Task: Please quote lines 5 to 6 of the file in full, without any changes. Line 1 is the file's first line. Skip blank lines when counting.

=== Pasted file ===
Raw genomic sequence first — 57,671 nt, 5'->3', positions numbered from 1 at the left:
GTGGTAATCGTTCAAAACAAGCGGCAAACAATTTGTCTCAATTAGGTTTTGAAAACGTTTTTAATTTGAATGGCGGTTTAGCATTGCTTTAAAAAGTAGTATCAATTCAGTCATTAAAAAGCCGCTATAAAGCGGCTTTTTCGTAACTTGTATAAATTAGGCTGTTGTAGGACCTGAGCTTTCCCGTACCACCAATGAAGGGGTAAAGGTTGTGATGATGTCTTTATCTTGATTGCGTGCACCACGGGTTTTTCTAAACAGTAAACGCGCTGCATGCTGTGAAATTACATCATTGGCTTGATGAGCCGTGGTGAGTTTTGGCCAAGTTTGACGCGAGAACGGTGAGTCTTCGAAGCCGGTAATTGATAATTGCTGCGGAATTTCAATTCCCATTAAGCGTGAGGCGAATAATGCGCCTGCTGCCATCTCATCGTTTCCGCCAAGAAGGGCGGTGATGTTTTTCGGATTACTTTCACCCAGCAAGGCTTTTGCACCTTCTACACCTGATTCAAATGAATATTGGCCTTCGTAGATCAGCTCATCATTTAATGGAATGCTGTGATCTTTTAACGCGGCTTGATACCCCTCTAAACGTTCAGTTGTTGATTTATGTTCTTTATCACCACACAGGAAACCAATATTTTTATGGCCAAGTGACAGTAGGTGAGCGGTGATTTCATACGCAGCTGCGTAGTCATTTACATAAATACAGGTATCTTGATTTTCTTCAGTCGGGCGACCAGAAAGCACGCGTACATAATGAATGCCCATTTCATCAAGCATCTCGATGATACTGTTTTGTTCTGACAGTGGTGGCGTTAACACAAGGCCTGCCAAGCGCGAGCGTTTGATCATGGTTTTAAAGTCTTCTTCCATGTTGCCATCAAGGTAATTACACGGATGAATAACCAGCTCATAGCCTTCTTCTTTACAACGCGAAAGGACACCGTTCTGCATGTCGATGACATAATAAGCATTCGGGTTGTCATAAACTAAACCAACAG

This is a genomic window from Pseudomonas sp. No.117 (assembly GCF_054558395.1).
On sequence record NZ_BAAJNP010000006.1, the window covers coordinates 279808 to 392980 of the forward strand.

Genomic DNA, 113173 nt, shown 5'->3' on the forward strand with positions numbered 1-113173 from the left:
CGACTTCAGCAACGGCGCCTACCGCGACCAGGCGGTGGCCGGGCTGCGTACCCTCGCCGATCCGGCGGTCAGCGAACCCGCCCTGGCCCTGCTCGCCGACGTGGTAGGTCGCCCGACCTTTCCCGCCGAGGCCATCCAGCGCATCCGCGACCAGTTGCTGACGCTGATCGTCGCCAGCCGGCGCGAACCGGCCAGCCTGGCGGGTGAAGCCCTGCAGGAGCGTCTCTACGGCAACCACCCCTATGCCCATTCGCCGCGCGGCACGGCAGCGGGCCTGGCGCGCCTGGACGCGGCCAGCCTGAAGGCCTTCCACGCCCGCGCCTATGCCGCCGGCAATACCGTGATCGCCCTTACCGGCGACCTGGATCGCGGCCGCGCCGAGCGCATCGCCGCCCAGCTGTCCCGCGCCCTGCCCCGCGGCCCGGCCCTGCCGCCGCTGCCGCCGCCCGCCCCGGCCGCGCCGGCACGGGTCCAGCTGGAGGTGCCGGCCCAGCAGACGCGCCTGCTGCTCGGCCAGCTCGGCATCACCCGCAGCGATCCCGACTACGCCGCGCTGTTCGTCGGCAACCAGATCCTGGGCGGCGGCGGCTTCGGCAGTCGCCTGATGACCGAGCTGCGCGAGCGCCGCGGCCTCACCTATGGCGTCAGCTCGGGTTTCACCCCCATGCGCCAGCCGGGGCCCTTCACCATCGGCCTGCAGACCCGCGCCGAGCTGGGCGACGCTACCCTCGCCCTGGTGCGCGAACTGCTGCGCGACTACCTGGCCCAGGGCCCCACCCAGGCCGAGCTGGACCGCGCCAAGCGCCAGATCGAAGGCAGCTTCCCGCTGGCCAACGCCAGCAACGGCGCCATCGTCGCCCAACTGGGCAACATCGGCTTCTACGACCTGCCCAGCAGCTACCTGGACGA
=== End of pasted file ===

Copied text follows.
Genomic DNA, 113173 nt, shown 5'->3' on the forward strand with positions numbered 1-113173 from the left:
CGACTTCAGCAACGGCGCCTACCGCGACCAGGCGGTGGCCGGGCTGCGTACCCTCGCCGATCCGGCGGTCAGCGAACCCGCCCTGGCCCTGCTCGCCGACGTGGTAGGTCGCCCGACCTTTCCCGCCGAGGCCATCCAGCGCATCCGCGACCAGTTGCTGACGCTGATCGTCGCCAGCCGGCGCGAACCGGCCAGCCTGGCGGGTGAAGCCCTGCAGGAGCGTCTCTACGGCAACCACCCCTATGCCCATTCGCCGCGCGGCACGGCAGCGGGCCTGGCGCGCCTGGACGCGGCCAGCCTGAAGGCCTTCCACGCCCGCGCCTATGCCGCCGGCAATACCGTGATCGCCCTTACCGGCGACCTGGATCGCGGCCGCGCCGAGCGCATCGCCGCCCAGCTGTCCCGCGCCCTGCCCCGCGGCCCGGCCCTGCCGCCGCTGCCGCCGCCCGCCCCGGCCGCGCCGGCACGGGTCCAGCTGGAGGTGCCGGCCCAGCAGACGCGCCTGCTGCTCGGCCAGCTCGGCATCACCCGCAGCGATCCCGACTACGCCGCGCTGTTCGTCGGCAACCAGATCCTGGGCGGCGGCGGCTTCGGCAGTCGCCTGATGACCGAGCTGCGCGAGCGCCGCGGCCTCACCTATGGCGTCAGCTCGGGTTTCACCCCCATGCGCCAGCCGGGGCCCTTCACCATCGGCCTGCAGACCCGCGCCGAGCTGGGCGACGCTACCCTCGCCCTGGTGCGCGAACTGCTGCGCGACTACCTGGCCCAGGGCCCCACCCAGGCCGAGCTGGACCGCGCCAAGCGCCAGATCGAAGGCAGCTTCCCGCTGGCCAACGCCAGCAACGGCGCCATCGTCGCCCAACTGGGCAACATCGGCTTCTACGACCTGCCCAGCAGCTACCTGGACGA